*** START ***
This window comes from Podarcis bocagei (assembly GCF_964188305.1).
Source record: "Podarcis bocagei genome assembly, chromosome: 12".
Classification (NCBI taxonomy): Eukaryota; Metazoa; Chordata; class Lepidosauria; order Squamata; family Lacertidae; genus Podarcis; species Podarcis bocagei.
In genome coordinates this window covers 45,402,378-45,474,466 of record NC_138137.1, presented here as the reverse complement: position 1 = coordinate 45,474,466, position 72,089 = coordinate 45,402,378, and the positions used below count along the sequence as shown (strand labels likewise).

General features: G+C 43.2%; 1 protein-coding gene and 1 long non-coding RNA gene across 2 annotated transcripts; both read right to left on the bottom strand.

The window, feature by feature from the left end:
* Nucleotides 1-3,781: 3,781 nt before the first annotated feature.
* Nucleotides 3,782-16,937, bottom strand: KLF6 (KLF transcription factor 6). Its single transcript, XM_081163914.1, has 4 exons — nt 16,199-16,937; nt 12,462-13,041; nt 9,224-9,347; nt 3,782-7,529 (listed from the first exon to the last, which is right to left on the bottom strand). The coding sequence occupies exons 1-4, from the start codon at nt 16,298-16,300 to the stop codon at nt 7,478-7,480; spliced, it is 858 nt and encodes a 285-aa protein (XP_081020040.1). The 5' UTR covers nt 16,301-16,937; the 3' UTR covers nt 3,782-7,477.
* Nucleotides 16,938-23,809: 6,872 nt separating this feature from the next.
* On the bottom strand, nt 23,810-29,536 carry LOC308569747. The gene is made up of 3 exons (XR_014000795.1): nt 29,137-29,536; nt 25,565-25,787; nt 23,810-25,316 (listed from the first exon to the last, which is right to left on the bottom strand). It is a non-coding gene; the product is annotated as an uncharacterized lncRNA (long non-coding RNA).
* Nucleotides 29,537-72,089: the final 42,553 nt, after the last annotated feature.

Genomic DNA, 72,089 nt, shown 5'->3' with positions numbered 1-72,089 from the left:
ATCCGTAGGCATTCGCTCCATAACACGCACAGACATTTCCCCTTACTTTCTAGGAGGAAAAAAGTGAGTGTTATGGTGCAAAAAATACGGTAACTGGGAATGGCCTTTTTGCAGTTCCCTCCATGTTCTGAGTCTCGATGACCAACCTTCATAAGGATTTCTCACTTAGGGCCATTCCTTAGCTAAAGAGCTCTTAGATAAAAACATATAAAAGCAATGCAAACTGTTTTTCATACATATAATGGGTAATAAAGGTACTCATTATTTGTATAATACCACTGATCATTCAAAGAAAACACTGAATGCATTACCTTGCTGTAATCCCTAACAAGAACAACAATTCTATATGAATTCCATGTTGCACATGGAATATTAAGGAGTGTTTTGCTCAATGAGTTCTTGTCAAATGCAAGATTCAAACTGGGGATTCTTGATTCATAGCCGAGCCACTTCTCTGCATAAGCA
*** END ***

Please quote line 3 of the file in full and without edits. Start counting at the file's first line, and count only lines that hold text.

Classification (NCBI taxonomy): Eukaryota; Metazoa; Chordata; class Lepidosauria; order Squamata; family Lacertidae; genus Podarcis; species Podarcis bocagei.